Incontinence in the female athlete.
Readers beware: We’re about to get real, up close, and personal.
Are your running tights black to hide pee that leaks when you run and jump?
Do you carry a long sleeve to cover your bum after runs?
Do you wear a pad, or insert a tampon to minimize leaking?
Are you part of the peezing, peeing and sneezing at the same time, club?
Were you advised to stop the sport you love to avoid the leak?
Don't be embarrassed. You’re not alone.
Did you know:
1 in 3 women experience incontinence.
Fit, female athletes that don't have children fight incontinence too.
Stress urinary incontinence (SUI) does not discriminate!!
Thyssen studied 150 elite female athletes, mean age 22, that have not had children. 51% of women report daily leakage during sport. This is higher than national average for postpartum woman. 20% of these women left sport due to leaking, and only 4%, or 6 women, sought help. This is not OK. We have solutions. Women don't have to leak, or leave their sport due to leakage. A physical therapist, trained in women’s health can help.
Are you kegeling all day, everyday, and still leaking?
If you’re tired of leaking, keep reading.
Muscles work SPECIFIC to how you train it. If you’re prepping for a 1rep max, like a cough or sneeze, then keep kegeling, but if you’re participating in running, jumping, high intensity intervals, double under-ing, training for a marathon, or crossfitting, then the kegel will likely fall short and you’re likely still experiencing leakage.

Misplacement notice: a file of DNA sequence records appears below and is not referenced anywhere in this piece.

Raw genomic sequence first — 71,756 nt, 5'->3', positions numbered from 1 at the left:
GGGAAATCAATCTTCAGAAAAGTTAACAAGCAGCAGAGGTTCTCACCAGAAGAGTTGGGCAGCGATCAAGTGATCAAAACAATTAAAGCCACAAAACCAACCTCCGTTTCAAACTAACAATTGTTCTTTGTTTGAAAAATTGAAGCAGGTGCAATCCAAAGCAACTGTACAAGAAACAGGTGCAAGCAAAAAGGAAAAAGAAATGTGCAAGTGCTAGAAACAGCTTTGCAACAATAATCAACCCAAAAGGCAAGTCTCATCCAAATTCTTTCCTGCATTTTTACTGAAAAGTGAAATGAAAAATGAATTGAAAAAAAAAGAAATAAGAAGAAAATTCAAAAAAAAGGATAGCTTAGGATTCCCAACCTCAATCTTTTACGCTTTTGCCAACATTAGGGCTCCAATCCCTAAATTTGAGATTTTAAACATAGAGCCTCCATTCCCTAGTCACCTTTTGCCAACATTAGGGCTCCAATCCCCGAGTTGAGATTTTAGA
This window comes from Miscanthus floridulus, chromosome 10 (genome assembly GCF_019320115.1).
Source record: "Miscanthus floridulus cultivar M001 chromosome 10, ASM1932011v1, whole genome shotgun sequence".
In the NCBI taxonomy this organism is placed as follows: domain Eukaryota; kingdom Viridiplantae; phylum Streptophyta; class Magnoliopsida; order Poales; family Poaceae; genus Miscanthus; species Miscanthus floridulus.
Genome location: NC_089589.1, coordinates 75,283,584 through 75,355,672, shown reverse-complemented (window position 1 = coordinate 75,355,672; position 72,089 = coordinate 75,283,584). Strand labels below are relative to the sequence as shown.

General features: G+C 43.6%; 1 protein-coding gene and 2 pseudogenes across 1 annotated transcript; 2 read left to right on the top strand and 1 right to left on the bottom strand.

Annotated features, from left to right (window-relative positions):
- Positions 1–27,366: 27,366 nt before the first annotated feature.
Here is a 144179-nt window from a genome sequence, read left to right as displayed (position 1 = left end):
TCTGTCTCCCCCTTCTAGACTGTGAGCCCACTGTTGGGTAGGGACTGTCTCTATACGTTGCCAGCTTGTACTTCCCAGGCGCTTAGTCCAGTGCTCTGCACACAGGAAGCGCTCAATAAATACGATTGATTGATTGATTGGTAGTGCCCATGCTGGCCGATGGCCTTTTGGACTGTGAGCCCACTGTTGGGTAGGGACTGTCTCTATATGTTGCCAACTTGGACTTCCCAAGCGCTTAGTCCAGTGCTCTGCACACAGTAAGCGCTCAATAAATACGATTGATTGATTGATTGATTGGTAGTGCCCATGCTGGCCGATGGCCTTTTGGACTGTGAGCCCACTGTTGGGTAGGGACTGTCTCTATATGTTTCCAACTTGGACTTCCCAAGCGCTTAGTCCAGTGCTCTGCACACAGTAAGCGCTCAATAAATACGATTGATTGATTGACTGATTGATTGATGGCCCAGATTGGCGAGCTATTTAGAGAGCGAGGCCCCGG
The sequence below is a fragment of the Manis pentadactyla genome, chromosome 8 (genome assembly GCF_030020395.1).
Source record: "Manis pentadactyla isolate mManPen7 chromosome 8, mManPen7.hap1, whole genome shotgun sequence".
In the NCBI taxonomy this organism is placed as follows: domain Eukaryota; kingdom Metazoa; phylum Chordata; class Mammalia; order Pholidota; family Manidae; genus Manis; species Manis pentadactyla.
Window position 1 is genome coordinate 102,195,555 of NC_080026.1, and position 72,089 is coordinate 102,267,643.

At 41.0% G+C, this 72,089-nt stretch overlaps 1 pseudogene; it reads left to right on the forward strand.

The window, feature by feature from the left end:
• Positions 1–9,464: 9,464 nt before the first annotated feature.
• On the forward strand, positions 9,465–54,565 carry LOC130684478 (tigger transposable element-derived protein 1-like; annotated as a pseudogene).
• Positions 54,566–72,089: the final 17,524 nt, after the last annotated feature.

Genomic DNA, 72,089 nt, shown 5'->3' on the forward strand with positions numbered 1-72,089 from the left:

The load demands of certain sport are much greater than the strength and endurance that developed during an isometric, static hold muscle contraction, kegel. So why are we only kegeling to control continence during sport? In fact, too many kegels can result in an overuse injury of pelvic floor muscles resulting in pelvic pain during sex, or when inserting a tampon, and nobody’s got time for that! We’ll keep that for another blog post...
In order to stop leaking, we need to strengthen and train the deep, anticipatory core central stability system to work in a coordinated fashion. The pelvic floor does not work alone in controlling continence. The pelvic floor works in coordination with your breathe control, and core stability. This "system" is considered your "deep core."
The deep core system consists of the 4 component parts:
1) Diaphragm 2) Transverse Abdominis 3) Pelvic Floor and 4) Multifidus.
A quick lesson in anatomy:
Diaphragm: large muscle that spans the bottom of the ribs which controls breathing.
Transverse Abdominis: the bottom most layer of the 3 layers of abdominals. THE ONLY layer that encapsulates the entire waist from back to front, top to bottom. I like to think of it like a corset. The major support of your spine.
Pelvic floor: 3 layers of muscle acting as a sling to support and stabilize the pelvic organs.
Multifidus: A very thin muscle deep in the spine, it spans three vertebral segments, and works to stabilize the joints at each segmental level to minimize degeneration of the joint structures, and promote central stability for distal mobility and power.
The system works as a “piston” that follows the respiratory cycle. When you inhale the diaphragm lowers, pressing into the stomach, and the stomach pressing into the pelvic floor increasing pressure and creating an elastic load that is released with exhaling allowing elastic recoil to release and promote stability. It is the dynamic balance of breathe, pressure, and movement that produce stability and control continence. There is no static hold. I hope you can see how an isometric kegel falls short.